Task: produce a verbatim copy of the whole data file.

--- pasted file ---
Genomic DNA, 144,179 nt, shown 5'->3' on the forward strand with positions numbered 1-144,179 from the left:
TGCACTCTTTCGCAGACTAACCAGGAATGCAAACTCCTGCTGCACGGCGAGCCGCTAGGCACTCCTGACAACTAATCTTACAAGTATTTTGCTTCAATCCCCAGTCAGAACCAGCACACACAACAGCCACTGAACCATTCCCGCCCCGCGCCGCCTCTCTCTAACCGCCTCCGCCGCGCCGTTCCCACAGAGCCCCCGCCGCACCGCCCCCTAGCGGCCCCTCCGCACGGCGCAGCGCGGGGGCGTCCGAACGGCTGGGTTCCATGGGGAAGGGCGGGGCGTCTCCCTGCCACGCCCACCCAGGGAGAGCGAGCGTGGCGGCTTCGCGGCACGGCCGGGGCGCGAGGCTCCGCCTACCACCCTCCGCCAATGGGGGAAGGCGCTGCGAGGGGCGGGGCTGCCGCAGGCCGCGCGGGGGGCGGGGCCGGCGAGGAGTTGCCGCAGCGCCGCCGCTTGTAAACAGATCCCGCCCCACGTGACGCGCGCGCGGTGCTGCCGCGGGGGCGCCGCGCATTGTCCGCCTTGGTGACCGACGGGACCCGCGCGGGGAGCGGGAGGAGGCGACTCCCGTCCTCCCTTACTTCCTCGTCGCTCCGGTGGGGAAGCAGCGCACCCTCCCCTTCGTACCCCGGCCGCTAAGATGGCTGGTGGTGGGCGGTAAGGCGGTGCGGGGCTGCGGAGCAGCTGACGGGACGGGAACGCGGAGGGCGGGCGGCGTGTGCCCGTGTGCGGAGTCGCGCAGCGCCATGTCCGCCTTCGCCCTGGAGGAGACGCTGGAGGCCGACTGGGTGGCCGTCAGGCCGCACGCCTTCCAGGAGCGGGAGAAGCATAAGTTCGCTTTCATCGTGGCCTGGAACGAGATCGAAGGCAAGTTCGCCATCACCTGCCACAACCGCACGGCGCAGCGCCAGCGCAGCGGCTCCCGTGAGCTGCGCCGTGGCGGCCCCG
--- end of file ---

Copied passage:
Genomic DNA, 144,179 nt, shown 5'->3' on the forward strand with positions numbered 1-144,179 from the left:
TGCACTCTTTCGCAGACTAACCAGGAATGCAAACTCCTGCTGCACGGCGAGCCGCTAGGCACTCCTGACAACTAATCTTACAAGTATTTTGCTTCAATCCCCAGTCAGAACCAGCACACACAACAGCCACTGAACCATTCCCGCCCCGCGCCGCCTCTCTCTAACCGCCTCCGCCGCGCCGTTCCCACAGAGCCCCCGCCGCACCGCCCCCTAGCGGCCCCTCCGCACGGCGCAGCGCGGGGGCGTCCGAACGGCTGGGTTCCATGGGGAAGGGCGGGGCGTCTCCCTGCCACGCCCACCCAGGGAGAGCGAGCGTGGCGGCTTCGCGGCACGGCCGGGGCGCGAGGCTCCGCCTACCACCCTCCGCCAATGGGGGAAGGCGCTGCGAGGGGCGGGGCTGCCGCAGGCCGCGCGGGGGGCGGGGCCGGCGAGGAGTTGCCGCAGCGCCGCCGCTTGTAAACAGATCCCGCCCCACGTGACGCGCGCGCGGTGCTGCCGCGGGGGCGCCGCGCATTGTCCGCCTTGGTGACCGACGGGACCCGCGCGGGGAGCGGGAGGAGGCGACTCCCGTCCTCCCTTACTTCCTCGTCGCTCCGGTGGGGAAGCAGCGCACCCTCCCCTTCGTACCCCGGCCGCTAAGATGGCTGGTGGTGGGCGGTAAGGCGGTGCGGGGCTGCGGAGCAGCTGACGGGACGGGAACGCGGAGGGCGGGCGGCGTGTGCCCGTGTGCGGAGTCGCGCAGCGCCATGTCCGCCTTCGCCCTGGAGGAGACGCTGGAGGCCGACTGGGTGGCCGTCAGGCCGCACGCCTTCCAGGAGCGGGAGAAGCATAAGTTCGCTTTCATCGTGGCCTGGAACGAGATCGAAGGCAAGTTCGCCATCACCTGCCACAACCGCACGGCGCAGCGCCAGCGCAGCGGCTCCCGTGAGCTGCGCCGTGGCGGCCCCG